On Friday, it was announced during a press conference that the Calgary Flames have accepted the resignation of Bill Peters. Geoff Ward will serve as interim head coach and Peters will be out as head coach effective immediately.
The official announcement from the Flames reads:
This morning, #Flames GM Brad Treliving received and accepted a letter of resignation from Bill Peters: “Effective immediately, Bill Peters is no longer a member of the Calgary Flames organization.”
Treliving said during the press conference that the investigation was something that took time, it was important to be thorough and he walked the media through the steps that were taken as this determination about Peters’ future unfolded.
The reality is, this was probably a kind gesture on the part of the Flames who likely had no choice but to remove Peters in the wake of reports citing racial insensitivity, physical abuse and other allegations by former players and admissions from current Carolina head coach Rod Brind’Amour that such allegations took place.
The Peters Allegations
While Elliotte Friedman reported Thursday that Peters was still employed by the organization but not with them on their current road trip, Frank Seravalli of TSN broke the news that Peters would be out as coach early Friday morning.
The removal was the result of a completed investigation by the Flames over a number of days and regarding allegations brought forward by former NHL player Akim Aliu. Aliu shared details of racist remarks uttered by Peters during a time Aliu had him as coach. Those allegations were witnessed by other former players who backed Aliu’s claims.
Peters then wrote a letter to GM Brad Treliving during a Buffalo Sabres game — a statement that was also released to media —, apologizing for remarks he made a decade ago and had apparently apologized for. Aliu noted that he took issue with Peters official statement, calling it misleading and was asked to meet with the NHL, which he accepted.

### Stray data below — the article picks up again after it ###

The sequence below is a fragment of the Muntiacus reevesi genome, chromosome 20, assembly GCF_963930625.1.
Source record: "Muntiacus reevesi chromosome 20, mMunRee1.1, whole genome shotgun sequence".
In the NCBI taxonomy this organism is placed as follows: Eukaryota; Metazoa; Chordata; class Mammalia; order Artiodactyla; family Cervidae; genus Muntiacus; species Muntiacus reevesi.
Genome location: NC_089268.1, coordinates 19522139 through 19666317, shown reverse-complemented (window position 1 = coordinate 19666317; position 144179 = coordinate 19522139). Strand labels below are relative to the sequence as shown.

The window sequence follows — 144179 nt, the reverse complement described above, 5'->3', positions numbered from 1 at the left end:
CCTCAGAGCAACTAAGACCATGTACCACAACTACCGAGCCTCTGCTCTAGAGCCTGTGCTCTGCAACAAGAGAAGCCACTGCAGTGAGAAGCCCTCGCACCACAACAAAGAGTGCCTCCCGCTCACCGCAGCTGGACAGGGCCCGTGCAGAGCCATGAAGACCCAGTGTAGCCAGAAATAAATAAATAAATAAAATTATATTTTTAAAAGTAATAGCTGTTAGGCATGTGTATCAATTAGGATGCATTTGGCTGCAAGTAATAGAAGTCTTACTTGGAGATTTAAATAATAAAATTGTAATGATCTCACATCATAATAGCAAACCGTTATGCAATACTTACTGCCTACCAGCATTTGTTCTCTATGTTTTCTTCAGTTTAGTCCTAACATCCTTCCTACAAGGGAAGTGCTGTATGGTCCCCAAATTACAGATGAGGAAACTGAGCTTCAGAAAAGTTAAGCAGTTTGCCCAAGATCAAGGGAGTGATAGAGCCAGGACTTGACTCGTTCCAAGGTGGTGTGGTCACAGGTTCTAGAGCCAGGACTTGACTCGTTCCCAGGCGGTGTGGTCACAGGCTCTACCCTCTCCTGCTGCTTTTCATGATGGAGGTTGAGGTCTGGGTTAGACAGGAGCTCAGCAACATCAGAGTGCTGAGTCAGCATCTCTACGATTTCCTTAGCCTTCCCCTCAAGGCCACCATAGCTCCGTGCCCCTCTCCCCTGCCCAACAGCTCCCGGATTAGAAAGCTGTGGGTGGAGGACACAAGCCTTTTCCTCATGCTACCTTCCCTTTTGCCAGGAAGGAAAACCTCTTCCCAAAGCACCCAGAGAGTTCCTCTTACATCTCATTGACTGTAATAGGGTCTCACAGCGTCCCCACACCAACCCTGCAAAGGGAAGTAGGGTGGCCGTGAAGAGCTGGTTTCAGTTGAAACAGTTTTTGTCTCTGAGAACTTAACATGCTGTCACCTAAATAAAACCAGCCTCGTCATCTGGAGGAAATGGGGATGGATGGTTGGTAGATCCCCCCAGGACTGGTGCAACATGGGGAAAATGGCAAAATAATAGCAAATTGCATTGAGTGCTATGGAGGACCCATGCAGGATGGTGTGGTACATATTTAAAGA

There were additional allegations of physical abuse from former players too. Michal Jordan, who played for the Hurricanes under Peters between 2014-16, alleged that Peters physically abused him and other players on the bench. Current Hurricanes’ coach Rod Brind’Amour admitted in an interview that the incidences took place but that the team had dealt with the issues at the time and they were not issues again beyond that.
Both the Flames and Peters have realized, they, in fact, were issues that couldn’t be ignored.
The Fallout of the Peters Incidences
These allegations were something that was going to need to be addressed by the Calgary Flames and the easiest (there is no easy in a situation like this) thing to do was to let Peters resign. But, what does this mean for the NHL moving forward?
More allegations may be coming to light about other coaches or people in authority positions on NHL teams and former stories about previous coaches are starting to make their way into public forums. This is not an issue the NHL can afford to take lightly.
Whether it’s incidences of emotional abuse, racist remarks or physical incidences that shouldn’t exist in any locker room or bench environment, players now know they have a voice and may choose to use platforms like Twitter or interviews with media to share their message.
There are also legal concerns for teams and the league moving forward. Treliving said, “Please bare with me and please understand that there’s information that I can’t get into. There may be questions that I cannot answer.” This is likely because anything that get said may be part of legal proceedings in the future, should any of the players involved in these allegations bring forth legal action, the NHL and the teams involved need to protect themselves.